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Comfortable Summer Weather This Week

If I had to summarize the weather this upcoming week in one sentence, I’d say it’s comfortable, pleasant, and mainly dry. At first glance through the graphic, you’ll notice highs are mainly in the 80s all week and lows are in the 50s and 60s, with the only shower and thunderstorm chance being today and tonight. Take a look and then we’ll discuss the risks ahead:

Scattered Showers and Thunderstorms are possible today into tonight. There is a low-end risk for an isolated strong to severe storm, but most storms won’t be severe. It’s also still not likely that everyone will see the rain that is needed. We are running drier than normal across central MI, with Gratiot County currently experiencing the worst of it, which is why the drought monitor has them in a moderate drought. Unless we get soaked by a thunderstorm tonight, busting the drought this week is not likely. There are small risks that could make rain a slight possibility on some days despite the 7-Day showing 0% at this time, but these won’t amount to much or be anything more than a slight inconvenience at worst.

Here is what I mean by that. We have some cold air moving in aloft (a few thousand feet above the ground) on Wednesday. Dry air and a comfortable air-mass favors sunny skies by day and clear skies by night, but with a stronger temperature drop than normal with height, we develop some instability in the atmosphere. For perspective, it could warm well into the 70s to near 80 on Wednesday, but just one mile above the ground, it could be 50°. That is a drastic temperature drop with height. As a result, a sunny morning can give way to cloud development in the afternoon, simply because the sun is heating things up. If it can build up just enough, it can lead to an isolated light shower developing, although it is not likely and most locations stay dry. But it is a risk and not at all surprising if a brief light rain shower or drizzle does occur. It would have little to no impact to outdoor plans unless you have something that has 100% zero tolerance to 5 minutes of drizzle. If that is the case for your outdoor operations, it is worth keeping in the back of your mind and checking back throughout the week for these minor details within the forecast, but otherwise, mainly dry weather is favored, which will keep the drought conditions going.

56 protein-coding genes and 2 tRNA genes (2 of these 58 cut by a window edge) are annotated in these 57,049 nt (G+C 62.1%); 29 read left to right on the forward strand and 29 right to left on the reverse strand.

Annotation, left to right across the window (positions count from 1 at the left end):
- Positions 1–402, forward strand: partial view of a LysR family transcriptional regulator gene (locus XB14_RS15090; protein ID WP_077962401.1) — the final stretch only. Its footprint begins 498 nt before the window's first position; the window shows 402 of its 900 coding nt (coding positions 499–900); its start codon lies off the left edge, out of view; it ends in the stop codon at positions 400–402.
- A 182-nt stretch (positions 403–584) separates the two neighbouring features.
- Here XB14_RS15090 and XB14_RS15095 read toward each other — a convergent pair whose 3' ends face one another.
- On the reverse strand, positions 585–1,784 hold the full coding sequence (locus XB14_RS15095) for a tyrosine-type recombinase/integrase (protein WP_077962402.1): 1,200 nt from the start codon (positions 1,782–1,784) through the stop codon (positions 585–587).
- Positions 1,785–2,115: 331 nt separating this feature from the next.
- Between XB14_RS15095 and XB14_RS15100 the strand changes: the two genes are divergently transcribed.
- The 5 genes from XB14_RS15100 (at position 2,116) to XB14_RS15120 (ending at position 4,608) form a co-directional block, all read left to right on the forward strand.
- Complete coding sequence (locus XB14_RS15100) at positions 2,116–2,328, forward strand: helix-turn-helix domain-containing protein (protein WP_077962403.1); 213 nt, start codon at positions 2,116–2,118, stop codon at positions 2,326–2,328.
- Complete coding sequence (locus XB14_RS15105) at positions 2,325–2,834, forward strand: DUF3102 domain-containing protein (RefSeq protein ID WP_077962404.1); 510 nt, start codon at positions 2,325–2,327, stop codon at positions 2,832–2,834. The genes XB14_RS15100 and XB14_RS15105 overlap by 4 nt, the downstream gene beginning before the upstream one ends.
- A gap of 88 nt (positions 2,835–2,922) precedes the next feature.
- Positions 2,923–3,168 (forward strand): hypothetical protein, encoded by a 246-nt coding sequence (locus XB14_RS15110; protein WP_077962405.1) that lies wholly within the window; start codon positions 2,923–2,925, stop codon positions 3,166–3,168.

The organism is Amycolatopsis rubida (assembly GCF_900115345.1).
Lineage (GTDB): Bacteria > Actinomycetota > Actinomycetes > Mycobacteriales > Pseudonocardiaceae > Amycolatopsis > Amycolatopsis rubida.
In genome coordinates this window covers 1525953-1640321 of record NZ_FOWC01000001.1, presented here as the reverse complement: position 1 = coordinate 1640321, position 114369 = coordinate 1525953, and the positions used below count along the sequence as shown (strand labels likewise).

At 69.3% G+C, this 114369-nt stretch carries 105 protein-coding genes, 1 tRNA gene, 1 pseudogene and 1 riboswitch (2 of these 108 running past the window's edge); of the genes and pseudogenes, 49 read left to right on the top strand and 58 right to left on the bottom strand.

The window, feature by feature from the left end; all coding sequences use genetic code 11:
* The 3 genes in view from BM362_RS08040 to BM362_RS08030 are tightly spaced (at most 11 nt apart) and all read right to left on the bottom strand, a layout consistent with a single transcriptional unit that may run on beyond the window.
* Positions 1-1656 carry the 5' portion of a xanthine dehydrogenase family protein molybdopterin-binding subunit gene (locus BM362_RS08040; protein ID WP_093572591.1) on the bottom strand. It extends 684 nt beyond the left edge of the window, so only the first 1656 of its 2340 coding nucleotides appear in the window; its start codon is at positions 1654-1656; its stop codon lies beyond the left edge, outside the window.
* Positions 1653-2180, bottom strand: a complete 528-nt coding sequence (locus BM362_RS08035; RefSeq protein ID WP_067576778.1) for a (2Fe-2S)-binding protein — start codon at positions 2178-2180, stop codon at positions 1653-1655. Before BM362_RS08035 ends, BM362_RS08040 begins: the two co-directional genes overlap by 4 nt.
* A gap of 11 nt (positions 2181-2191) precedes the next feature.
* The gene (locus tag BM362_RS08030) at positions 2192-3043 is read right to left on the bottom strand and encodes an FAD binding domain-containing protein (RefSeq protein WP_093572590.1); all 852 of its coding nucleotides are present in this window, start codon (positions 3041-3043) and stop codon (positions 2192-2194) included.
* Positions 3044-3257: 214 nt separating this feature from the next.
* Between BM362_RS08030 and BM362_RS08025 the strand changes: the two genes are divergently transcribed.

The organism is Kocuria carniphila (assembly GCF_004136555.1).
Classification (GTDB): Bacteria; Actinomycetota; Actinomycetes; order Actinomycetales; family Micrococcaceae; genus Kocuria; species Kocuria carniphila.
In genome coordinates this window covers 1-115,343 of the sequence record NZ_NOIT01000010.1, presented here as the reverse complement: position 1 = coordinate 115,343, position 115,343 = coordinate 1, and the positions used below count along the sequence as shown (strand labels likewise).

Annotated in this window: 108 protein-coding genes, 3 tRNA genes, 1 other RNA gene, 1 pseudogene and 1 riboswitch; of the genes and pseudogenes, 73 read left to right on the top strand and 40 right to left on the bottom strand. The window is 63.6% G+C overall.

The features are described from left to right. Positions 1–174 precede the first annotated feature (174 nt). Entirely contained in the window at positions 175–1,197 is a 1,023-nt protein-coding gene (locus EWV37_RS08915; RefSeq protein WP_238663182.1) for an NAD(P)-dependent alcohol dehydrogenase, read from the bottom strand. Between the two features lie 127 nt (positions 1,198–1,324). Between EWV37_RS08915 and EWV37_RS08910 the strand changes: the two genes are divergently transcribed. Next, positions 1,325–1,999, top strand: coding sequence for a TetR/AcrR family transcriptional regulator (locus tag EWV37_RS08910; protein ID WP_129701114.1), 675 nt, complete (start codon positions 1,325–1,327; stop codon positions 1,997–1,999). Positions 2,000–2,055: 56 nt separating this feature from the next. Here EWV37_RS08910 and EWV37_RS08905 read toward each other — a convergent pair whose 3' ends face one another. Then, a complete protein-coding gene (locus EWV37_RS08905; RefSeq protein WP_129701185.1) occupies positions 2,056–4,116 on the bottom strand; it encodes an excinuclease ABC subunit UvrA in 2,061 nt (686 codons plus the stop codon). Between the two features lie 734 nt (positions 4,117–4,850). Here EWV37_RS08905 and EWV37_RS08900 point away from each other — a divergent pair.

This weekend, we have a similar situation setting up with a moisture-starved cold front moving through. A few showers may end up being possible, but at this point, given how far away the weekend is and the data currently, any notable rain is the opposite of probable, so have left the forecast dry for now. Absolutely worth monitoring trends throughout the week, though, especially if you have outdoor plans next weekend. There is nothing suggesting anything near a washout and dry weather is clearly favored, but there is a low-end risk to the forecast that a shower may not be impossible. Another thing to note is high temperatures should climb close to 90° next weekend. This may be the start of a hotter week moving in next week as some longer-range ensemble guidance does suggest warmer to possibly hot conditions arriving, allowing us to have multiple 90°+ days during the week 2 period (July 17th-23rd timeframe). I believe this is certainly possible and we’ll discuss in more detail next week should the hot conditions verify and be in the forecast by then.

Mt. Pleasant Almanac for This Week:

Almanac Information is a way to look at normal and record high and low temperatures for this time of year. The normal temperatures are based on the 30-year average high and low for that date between 1991 and 2020. For example, if you take the high temperature for every July 11th between 1991 and 2020 and calculate the average of all 30 values, the result would be 84°. Therefore, the normal high for today is 84°. Record high and low temperature data goes back to 1895. Sunrise and sunset data is also provided. All information is valid for Mount Pleasant.

July 11th:

Normal High/Low: 84°/61°

Record High: 104° 1936

Record Low: 38° 1926

Sunrise: 6:08AM

Sunset: 9:21PM

July 12th:

Normal High/Low: 84°/61°

Record High: 104° 1936

Record Low: 40° 1909

Sunrise: 6:09AM

Sunset: 9:20PM

July 13th:

Normal High/Low: 84°/61°

Record High: 106° 1936

Record Low: 42° 1926

Sunrise: 6:10AM

Sunset: 9:19PM

July 14th:

Normal High/Low: 84°/61°

Record High: 100° 1936

Record Low: 40° 1901

Sunrise: 6:11AM

Sunset: 9:19PM

July 15th:

Normal High/Low: 84°/61°

Record High: 100° 1995

Record Low: 45° 1926

Sunrise: 6:12AM

Sunset: 9:18PM

July 16th:

Normal High/Low: 84°/61°

Record High: 97° 2006

Record Low: 42° 1912

Sunrise: 6:13AM

Sunset: 9:17PM

July 17th:

Normal High/Low: 84°/61°

Record High: 101° 1931

Record Low: 40° 1920

Sunrise: 6:14AM

Sunset: 9:17PM

July 18th:

Normal High/Low: 84°/61°

Record High: 100° 2012

Record Low: 39° 1924

Sunrise: 6:14AM

Sunset: 9:16PM

Mid-Mitten Weather View’s Mission is to serve people by providing timely information to help keep you safe and make decisions based on the weather. We are passionate about educating both our forecasters and our followers about how weather forecasting works and how we can be best prepared when impactful weather threatens. Our team consists of both CMU alumni degreed meteorologists and current student forecasters from the University. For daily updates, we welcome you to check out our Facebook Page! We look forward to catching you back here next week for another weekly 7-Day forecast update.

-Weather Forecast by CMU Student Forecaster Isaac Cleland

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